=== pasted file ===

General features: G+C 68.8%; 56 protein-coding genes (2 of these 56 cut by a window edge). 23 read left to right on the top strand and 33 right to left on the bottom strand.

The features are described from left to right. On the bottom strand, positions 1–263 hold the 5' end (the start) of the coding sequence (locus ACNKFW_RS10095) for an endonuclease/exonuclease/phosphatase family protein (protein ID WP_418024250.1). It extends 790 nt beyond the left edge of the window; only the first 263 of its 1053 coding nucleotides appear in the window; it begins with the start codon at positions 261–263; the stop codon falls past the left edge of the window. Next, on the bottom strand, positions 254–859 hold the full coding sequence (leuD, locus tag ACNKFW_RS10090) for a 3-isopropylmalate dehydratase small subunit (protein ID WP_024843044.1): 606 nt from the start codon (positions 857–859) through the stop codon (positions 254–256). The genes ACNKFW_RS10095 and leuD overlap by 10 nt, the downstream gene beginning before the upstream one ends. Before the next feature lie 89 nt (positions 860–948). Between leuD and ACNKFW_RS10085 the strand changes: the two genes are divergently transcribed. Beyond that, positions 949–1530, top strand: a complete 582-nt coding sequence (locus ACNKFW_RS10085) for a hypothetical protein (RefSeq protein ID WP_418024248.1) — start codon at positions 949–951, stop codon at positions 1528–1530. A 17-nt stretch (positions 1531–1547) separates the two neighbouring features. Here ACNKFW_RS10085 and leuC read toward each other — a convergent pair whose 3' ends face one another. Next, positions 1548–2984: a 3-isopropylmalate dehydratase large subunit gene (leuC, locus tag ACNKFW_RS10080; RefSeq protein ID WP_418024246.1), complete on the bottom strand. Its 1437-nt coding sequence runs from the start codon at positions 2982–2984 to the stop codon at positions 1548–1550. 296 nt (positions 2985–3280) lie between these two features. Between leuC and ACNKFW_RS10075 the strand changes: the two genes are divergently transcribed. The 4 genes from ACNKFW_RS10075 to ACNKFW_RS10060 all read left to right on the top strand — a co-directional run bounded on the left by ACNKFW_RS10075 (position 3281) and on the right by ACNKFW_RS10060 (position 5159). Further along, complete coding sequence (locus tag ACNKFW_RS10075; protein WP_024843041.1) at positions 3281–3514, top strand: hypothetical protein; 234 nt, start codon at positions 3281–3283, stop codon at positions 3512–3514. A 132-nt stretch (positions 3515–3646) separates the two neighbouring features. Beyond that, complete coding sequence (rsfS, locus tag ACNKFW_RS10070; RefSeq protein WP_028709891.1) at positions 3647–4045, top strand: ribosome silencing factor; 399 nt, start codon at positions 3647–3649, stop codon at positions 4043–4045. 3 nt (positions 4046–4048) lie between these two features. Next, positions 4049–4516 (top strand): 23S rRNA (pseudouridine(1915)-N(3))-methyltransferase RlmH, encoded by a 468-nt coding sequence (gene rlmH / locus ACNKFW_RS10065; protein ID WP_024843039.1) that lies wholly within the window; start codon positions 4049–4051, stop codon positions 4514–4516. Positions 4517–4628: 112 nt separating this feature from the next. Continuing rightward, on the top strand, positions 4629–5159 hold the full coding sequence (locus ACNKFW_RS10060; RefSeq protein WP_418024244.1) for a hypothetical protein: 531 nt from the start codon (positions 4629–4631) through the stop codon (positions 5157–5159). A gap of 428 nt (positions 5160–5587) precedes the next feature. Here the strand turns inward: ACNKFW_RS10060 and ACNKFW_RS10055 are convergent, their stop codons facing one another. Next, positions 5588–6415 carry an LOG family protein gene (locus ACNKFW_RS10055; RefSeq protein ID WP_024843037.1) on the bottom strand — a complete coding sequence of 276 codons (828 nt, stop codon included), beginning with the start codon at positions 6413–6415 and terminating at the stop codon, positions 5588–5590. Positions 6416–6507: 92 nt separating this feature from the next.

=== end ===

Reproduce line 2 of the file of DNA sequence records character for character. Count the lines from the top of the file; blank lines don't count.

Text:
The features are described from left to right. On the bottom strand, positions 1–263 hold the 5' end (the start) of the coding sequence (locus ACNKFW_RS10095) for an endonuclease/exonuclease/phosphatase family protein (protein ID WP_418024250.1). It extends 790 nt beyond the left edge of the window; only the first 263 of its 1053 coding nucleotides appear in the window; it begins with the start codon at positions 261–263; the stop codon falls past the left edge of the window. Next, on the bottom strand, positions 254–859 hold the full coding sequence (leuD, locus tag ACNKFW_RS10090) for a 3-isopropylmalate dehydratase small subunit (protein ID WP_024843044.1): 606 nt from the start codon (positions 857–859) through the stop codon (positions 254–256). The genes ACNKFW_RS10095 and leuD overlap by 10 nt, the downstream gene beginning before the upstream one ends. Before the next feature lie 89 nt (positions 860–948). Between leuD and ACNKFW_RS10085 the strand changes: the two genes are divergently transcribed. Beyond that, positions 949–1530, top strand: a complete 582-nt coding sequence (locus ACNKFW_RS10085) for a hypothetical protein (RefSeq protein ID WP_418024248.1) — start codon at positions 949–951, stop codon at positions 1528–1530. A 17-nt stretch (positions 1531–1547) separates the two neighbouring features. Here ACNKFW_RS10085 and leuC read toward each other — a convergent pair whose 3' ends face one another. Next, positions 1548–2984: a 3-isopropylmalate dehydratase large subunit gene (leuC, locus tag ACNKFW_RS10080; RefSeq protein ID WP_418024246.1), complete on the bottom strand. Its 1437-nt coding sequence runs from the start codon at positions 2982–2984 to the stop codon at positions 1548–1550. 296 nt (positions 2985–3280) lie between these two features. Between leuC and ACNKFW_RS10075 the strand changes: the two genes are divergently transcribed. The 4 genes from ACNKFW_RS10075 to ACNKFW_RS10060 all read left to right on the top strand — a co-directional run bounded on the left by ACNKFW_RS10075 (position 3281) and on the right by ACNKFW_RS10060 (position 5159). Further along, complete coding sequence (locus tag ACNKFW_RS10075; protein WP_024843041.1) at positions 3281–3514, top strand: hypothetical protein; 234 nt, start codon at positions 3281–3283, stop codon at positions 3512–3514. A 132-nt stretch (positions 3515–3646) separates the two neighbouring features. Beyond that, complete coding sequence (rsfS, locus tag ACNKFW_RS10070; RefSeq protein WP_028709891.1) at positions 3647–4045, top strand: ribosome silencing factor; 399 nt, start codon at positions 3647–3649, stop codon at positions 4043–4045. 3 nt (positions 4046–4048) lie between these two features. Next, positions 4049–4516 (top strand): 23S rRNA (pseudouridine(1915)-N(3))-methyltransferase RlmH, encoded by a 468-nt coding sequence (gene rlmH / locus ACNKFW_RS10065; protein ID WP_024843039.1) that lies wholly within the window; start codon positions 4049–4051, stop codon positions 4514–4516. Positions 4517–4628: 112 nt separating this feature from the next. Continuing rightward, on the top strand, positions 4629–5159 hold the full coding sequence (locus ACNKFW_RS10060; RefSeq protein WP_418024244.1) for a hypothetical protein: 531 nt from the start codon (positions 4629–4631) through the stop codon (positions 5157–5159). A gap of 428 nt (positions 5160–5587) precedes the next feature. Here the strand turns inward: ACNKFW_RS10060 and ACNKFW_RS10055 are convergent, their stop codons facing one another. Next, positions 5588–6415 carry an LOG family protein gene (locus ACNKFW_RS10055; RefSeq protein ID WP_024843037.1) on the bottom strand — a complete coding sequence of 276 codons (828 nt, stop codon included), beginning with the start codon at positions 6413–6415 and terminating at the stop codon, positions 5588–5590. Positions 6416–6507: 92 nt separating this feature from the next.